Rotaviruses are the primary pathogens to cause non-bacterial acute gastroenteritis and diarrhea, especially in children from 6 months to 2 years of age, premature infacts, the elderly, and the immunocompromised. Rotaviruses have been identified in almost 40% of the feces of children with gastroenteritis. Rotavirus is the cause of up to 50% of the hospitalized cases of diarrhea in infants and young children; over 3 million cases of rotavirus gastroenteritis occurs annually in the U.S and 120 million infections worldwide. Studies also indicate that a high frequency of rotavirus infections may increase the risk of celiac disease autoimmunity in children with genetic predisposition.
Rotaviruses have a genome consisting for 11 double-stranded RNA segments surrounded by a distinctive three-layered icosahedral protein capsid. The first layer is formed by the protein VP2, with each vertex having a copy of the proteins VP1 and VP3. The second layer is formed by the protein VP6. The outermost protein layer is composed of the structural glycoprotein VP7 and the spike protein VP4. Viral particles are up to 100nm in diameter and have a buoyant density of 1.36 g/mL in CsCl.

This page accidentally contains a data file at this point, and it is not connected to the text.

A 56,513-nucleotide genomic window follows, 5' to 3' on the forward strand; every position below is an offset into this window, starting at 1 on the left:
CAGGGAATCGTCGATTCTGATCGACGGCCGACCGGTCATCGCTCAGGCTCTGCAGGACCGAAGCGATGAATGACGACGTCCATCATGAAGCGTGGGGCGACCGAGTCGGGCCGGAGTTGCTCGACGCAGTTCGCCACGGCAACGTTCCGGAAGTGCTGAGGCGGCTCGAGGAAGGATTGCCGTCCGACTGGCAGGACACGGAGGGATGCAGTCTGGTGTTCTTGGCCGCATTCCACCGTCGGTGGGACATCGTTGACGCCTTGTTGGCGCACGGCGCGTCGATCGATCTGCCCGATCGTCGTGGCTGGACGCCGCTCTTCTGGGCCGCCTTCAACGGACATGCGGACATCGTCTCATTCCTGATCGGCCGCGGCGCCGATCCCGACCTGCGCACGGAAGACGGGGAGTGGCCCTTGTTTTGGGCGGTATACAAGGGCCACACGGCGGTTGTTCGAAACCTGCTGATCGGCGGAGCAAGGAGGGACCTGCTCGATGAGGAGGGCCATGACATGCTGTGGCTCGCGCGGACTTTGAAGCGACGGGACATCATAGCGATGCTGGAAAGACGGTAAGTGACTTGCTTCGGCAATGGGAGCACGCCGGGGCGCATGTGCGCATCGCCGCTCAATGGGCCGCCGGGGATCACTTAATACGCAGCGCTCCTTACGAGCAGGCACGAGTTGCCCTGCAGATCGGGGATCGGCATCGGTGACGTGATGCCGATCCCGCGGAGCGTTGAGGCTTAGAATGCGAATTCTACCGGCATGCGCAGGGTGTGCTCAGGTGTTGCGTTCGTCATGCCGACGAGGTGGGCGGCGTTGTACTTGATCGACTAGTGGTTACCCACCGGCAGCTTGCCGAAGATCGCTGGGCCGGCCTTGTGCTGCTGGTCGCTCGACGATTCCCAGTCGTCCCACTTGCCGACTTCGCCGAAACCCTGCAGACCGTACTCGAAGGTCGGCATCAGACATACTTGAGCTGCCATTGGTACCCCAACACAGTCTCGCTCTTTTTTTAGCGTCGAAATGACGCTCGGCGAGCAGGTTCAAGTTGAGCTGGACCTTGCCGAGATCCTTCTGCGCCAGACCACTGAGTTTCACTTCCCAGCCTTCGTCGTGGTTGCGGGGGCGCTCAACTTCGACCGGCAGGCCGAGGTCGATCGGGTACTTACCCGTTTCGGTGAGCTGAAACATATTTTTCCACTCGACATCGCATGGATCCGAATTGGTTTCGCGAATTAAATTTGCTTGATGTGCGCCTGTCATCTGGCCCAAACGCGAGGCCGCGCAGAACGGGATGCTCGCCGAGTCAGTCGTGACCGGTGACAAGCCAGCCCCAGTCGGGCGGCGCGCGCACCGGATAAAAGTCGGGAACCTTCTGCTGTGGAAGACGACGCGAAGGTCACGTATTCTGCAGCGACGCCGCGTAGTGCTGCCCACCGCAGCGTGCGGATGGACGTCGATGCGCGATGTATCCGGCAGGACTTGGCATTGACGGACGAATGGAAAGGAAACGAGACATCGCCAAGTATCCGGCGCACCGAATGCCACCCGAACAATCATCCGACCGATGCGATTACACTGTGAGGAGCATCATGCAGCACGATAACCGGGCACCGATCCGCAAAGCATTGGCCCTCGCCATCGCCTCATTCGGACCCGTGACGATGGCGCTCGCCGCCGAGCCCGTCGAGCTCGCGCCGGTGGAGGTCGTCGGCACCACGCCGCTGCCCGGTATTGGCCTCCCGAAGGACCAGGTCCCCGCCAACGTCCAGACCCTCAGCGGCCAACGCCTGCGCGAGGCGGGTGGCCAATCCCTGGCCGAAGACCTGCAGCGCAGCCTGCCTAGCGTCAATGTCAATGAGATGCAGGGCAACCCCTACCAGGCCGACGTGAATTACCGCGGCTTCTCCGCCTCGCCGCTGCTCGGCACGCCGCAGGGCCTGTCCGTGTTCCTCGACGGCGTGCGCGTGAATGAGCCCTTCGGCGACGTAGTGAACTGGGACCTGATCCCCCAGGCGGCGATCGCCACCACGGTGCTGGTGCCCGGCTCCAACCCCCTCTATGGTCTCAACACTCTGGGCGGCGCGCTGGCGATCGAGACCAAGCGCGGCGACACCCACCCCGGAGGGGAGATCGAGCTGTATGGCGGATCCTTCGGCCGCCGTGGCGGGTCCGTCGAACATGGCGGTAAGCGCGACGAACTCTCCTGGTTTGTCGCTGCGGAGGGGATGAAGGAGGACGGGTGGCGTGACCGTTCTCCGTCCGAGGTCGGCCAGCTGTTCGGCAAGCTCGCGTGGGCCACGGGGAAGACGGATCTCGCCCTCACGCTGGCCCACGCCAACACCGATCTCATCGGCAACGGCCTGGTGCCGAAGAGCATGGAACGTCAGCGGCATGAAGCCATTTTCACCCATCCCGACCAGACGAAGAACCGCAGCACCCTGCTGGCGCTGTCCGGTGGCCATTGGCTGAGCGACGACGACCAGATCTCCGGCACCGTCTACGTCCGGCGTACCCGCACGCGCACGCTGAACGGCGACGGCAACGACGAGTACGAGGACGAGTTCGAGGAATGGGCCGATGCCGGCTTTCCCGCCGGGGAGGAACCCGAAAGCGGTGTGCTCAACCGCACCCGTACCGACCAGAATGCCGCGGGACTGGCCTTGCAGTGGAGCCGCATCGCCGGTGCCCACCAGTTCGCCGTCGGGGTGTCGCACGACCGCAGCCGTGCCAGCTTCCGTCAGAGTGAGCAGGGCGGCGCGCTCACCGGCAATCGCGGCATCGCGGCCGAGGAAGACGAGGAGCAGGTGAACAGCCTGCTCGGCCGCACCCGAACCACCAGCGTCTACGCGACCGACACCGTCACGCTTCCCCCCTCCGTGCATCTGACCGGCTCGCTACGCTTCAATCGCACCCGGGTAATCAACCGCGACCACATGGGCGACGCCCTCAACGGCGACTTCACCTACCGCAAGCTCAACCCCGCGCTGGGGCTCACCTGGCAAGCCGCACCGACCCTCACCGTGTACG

Rotaviruses tend to affect gastrointestinal epithelial cells that are at the tip of the villus. Their triple protein coats make them very resistant to the normally prohibitive pH of the stomach, and also digestive enzymes (lipases and proteases) in the gastrointestinal tract. during the infection, rotavirus produces mRNA to support both protein translation and genome replication.
Rotavirus transmission is by oral-fecal contact with an incubation period of 1-3 days. Characteristic symptoms include vomiting, hydrodiarrhea for 3-8 days, high temperature, and stomach pains. A large amount of rotavirus particles are shed during infection.
Specific diagnosis of the rotavirus infection is made by identification of the virus in the patient's stool. Enzyme linked immunosorbent assay (ELISA) is the test most widely used to screen clinical specimens. Electron microscopy and polyacrylamide gel electrophoresis are used in some laboratories in addition or as an alternative to ELISA.